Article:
Pressure waves in the air cause sound waves to form. However, sound waves can also form in water and in solids. The speed of sound varies significantly depending on the temperature and medium it travels through.
Sound is considered a wave, but it is not a form of electromagnetic radiation like light. Instead, sound is a pressure wave that forms when the media it is traveling in is disrupted in some way. Because it needs a medium to form and propagate, sound cannot travel in a vacuum; there is no sound in space.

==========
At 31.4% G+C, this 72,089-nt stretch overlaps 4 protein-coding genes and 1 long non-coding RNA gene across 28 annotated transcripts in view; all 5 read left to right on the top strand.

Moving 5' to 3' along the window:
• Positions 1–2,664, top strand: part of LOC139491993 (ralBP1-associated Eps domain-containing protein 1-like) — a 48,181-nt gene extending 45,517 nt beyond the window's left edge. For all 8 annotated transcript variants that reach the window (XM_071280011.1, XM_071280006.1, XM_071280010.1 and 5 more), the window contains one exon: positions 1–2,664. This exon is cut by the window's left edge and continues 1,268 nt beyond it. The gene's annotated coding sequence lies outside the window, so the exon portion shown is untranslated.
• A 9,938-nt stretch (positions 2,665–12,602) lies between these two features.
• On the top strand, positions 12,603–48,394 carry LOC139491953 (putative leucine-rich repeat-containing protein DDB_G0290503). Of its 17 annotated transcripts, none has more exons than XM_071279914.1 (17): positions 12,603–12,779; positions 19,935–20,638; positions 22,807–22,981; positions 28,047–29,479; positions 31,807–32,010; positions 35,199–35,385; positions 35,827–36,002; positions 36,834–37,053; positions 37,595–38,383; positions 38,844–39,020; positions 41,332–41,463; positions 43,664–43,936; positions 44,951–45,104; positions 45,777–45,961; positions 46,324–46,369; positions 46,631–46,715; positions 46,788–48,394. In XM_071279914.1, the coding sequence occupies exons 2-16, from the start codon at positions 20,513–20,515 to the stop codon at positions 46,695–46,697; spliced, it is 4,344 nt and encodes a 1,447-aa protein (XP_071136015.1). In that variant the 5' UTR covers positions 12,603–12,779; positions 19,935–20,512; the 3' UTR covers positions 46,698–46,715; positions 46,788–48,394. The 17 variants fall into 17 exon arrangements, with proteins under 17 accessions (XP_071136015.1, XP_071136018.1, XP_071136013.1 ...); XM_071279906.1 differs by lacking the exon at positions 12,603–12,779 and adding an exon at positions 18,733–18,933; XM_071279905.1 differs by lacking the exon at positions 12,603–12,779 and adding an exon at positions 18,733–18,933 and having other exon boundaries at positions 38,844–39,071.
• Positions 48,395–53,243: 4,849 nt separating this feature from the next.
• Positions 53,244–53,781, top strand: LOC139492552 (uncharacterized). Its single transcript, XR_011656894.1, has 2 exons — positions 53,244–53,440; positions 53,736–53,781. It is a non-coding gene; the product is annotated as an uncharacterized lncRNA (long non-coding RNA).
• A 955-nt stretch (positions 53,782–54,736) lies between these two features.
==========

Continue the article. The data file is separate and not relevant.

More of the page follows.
The speed of sound varies based on the density of the medium it travels through. Sound travels faster in water than in air, and it travels even faster in solids. When a sound wave travels from one medium to another, much of the wave is reflected. Because of this, thin barriers can effectively block most sound.
The speed of sound is lower in the upper atmosphere, which created problems for some early aircraft. Traveling at supersonic speeds places a tremendous amount of stress on an aircraft, and the control surfaces, especially those on the tail of the plane, will cease working if the aircraft is not designed for supersonic flight.